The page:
Just a short blurb! Two days after I was discharged from the hospital and I turned 42. I’m so grateful that I’m alive and I have the support from my husband and family. I was advised not to drive, do any heavy lifting and just relax and sleep.
For my birthday, my aunt, who’s also my ninang during our marriage treated me with a seafood lunch and a mint choco chip ice cream cake. My sister cooked pasta for dinner to end my birthday celebration with noodles for long life.
It was a nice respite from what’s happening in my life. My husband’s gift (Apple Watch Series 6) didn’t arrive on time so it was just a low-key birthday.
When they wheeled me to the surgical room, I said goodbye to my room and prayed with my husband for a successful surgery. The nurse practitioner for neurosurgery told us that my neurosurgeon was very meticulous and precise that he won’t be shaving my whole hair. When I get to the surgery room, they asked me if I ate or drink anything, if I have any metal stuff on my body (I do! I had an ORIF on my left ankle) or if I’m allergic to anesthesia or anything. I told them I just had a sip of water as I was very thirsty, I had screws and plate on my left ankle and I was allergic to a pain med which I don’t know the name and the anti-seizure meds which they initially gave me. They put an oxygen mask on my face and ask me to count to 10. I had to do it twice before I was knocked out.
Continue reading “The Brain Surgery and The Rest of My Hospital Stay”
On Sep. 28, 2020, after a night at High Point Medical Center, they load me up in an ambulance to head to Winston-Salem. I recalled wishing that they will use the sirens and lights to head to the hospital. The EMT said I should have mentioned it and they would have accommodated me even if for a minute or two. Upon arrival, they brought me the neurosurgery floor where I stayed for 7 days.
They hooked me up on steroids (dexamethasone – made me gain weight), protonix (to help protect my stomach lining) and kepra (anti-seizure meds – which I found out I’m allergic). I met with my neurosurgeon the next day and he told me they will be doing a brain craniotomy. Since my tumor is nowhere near my speech center, they will be doing a general anesthesia. After, I’ve been put to sleep they will use a gadget to put my head into place, shave a portion of my scalp, cut it, open the bone, get the tumor, put the bone back, put some screws to hold it in place and staple my scalp. (Phew! That’s the short summary) After I got out of surgery, I will be placed in recovery and then to the Neuro ICU.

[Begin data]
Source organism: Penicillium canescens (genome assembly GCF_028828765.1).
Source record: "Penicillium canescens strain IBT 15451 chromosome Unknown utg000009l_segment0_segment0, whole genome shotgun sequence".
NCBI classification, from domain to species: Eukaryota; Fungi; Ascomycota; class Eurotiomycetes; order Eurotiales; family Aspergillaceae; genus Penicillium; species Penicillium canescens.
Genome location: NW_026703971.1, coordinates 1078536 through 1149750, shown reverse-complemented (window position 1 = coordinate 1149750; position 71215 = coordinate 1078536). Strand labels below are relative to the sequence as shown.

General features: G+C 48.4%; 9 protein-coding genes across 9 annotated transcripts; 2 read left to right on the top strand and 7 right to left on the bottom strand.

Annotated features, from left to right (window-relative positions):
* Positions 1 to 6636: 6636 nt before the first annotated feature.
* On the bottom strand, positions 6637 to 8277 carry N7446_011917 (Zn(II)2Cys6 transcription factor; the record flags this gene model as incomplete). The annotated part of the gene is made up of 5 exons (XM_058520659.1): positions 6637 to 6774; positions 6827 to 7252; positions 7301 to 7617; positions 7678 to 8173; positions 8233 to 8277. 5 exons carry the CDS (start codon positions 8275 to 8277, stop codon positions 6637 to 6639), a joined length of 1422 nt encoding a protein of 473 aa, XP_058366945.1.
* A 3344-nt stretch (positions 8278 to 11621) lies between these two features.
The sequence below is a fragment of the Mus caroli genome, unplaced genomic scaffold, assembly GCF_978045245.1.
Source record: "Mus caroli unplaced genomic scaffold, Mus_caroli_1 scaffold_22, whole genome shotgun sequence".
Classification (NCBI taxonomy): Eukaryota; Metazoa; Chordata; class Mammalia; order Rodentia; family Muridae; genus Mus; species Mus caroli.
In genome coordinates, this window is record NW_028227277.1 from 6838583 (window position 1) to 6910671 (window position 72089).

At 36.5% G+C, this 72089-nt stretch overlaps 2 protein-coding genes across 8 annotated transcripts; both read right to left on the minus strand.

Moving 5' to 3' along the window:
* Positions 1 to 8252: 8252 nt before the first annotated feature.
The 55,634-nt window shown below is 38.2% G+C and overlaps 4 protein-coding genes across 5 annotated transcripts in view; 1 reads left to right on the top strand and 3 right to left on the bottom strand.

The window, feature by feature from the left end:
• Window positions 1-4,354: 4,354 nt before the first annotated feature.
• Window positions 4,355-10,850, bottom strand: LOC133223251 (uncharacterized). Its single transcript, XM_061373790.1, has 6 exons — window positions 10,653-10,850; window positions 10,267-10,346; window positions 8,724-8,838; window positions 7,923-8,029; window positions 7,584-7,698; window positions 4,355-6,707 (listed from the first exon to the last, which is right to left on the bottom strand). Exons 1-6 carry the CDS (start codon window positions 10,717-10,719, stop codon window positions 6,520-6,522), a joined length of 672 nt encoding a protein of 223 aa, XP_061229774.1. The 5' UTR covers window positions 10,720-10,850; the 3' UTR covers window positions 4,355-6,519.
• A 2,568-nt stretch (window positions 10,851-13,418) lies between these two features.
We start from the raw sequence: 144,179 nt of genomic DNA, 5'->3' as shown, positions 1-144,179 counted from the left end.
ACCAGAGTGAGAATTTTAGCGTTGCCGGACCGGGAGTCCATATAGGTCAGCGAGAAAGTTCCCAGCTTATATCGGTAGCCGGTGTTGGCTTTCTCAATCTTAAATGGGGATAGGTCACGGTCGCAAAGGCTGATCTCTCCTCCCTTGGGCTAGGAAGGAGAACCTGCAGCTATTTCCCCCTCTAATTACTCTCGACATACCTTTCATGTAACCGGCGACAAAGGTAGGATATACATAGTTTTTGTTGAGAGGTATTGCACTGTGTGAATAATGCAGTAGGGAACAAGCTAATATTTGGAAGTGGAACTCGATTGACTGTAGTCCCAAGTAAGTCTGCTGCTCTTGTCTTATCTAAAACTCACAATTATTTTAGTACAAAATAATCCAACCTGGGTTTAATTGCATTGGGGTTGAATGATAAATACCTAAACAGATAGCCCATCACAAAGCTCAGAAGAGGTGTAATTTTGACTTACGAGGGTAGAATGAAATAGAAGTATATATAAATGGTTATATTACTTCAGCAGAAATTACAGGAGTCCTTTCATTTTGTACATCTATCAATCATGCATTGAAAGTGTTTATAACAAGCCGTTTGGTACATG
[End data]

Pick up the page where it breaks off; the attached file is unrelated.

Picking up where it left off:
Continue reading “The Calm Before The Storm”
On Sep. 26, 2020, I noticed a weird sensation on my left arm. It tingled and felt numb around 7pm. I asked my husband to massage it and I didn’t feel a thing except for the tingles and numbness. It was just my hand and lower part of my arm. This happened several times throughout the night. There was at times, even has a mind of its own. We didn’t know what it was and chalked it up as tiredness. I didn’t feel anything except for a headache earlier that day which I drank a 250mg Advil. When we got home, I even completed my 10,000 steps which I faithfully was completing daily since June 30.
On Sep. 27, 2020, when I slept that night I recalled my left arm was acting up again but I wasn’t able to wake my husband up since my arm has a mind on its own. I’m not sure what time it was but I was able to go back to sleep. Next thing I know, an EMT was on my side of my bed and was asking who that guy was, which I replied was my husband. They load me up on an ambulance and brought me to the ER at High Point Medical Center. They told me that my husband called 911 because I was having a seizure. My husband described it as he was woken up because the bed was shaking. When he saw me he put me on my side as I was seizing and foaming in my mouth (Woah! Scary!!!)
Continue reading “The Seizure and The Brain Tumor”
As I write this, I’m still recuperating from my surgery which I will detail in my later post. It’s a bit difficult to type as my left hand is still not cooperating much. However, I want to make my brain work so write it is.
When I was still in Beijing, I used to sell leche flan, puto and banana bread to Filipinos living there. I remember during the Christmas party at the Embassy, some staff will order 30 to 50 batch of flan, or puto or banana bread. I usually make extra and they would still be all gone. At that time, my bread making skills is still limited as I was still learning how to bake at a Chinese baking school. Anytime I get to go home, I try to attend baking classes too (Heny Sison).
Continue reading “Side Hustle 4: Filipino Homemade Products”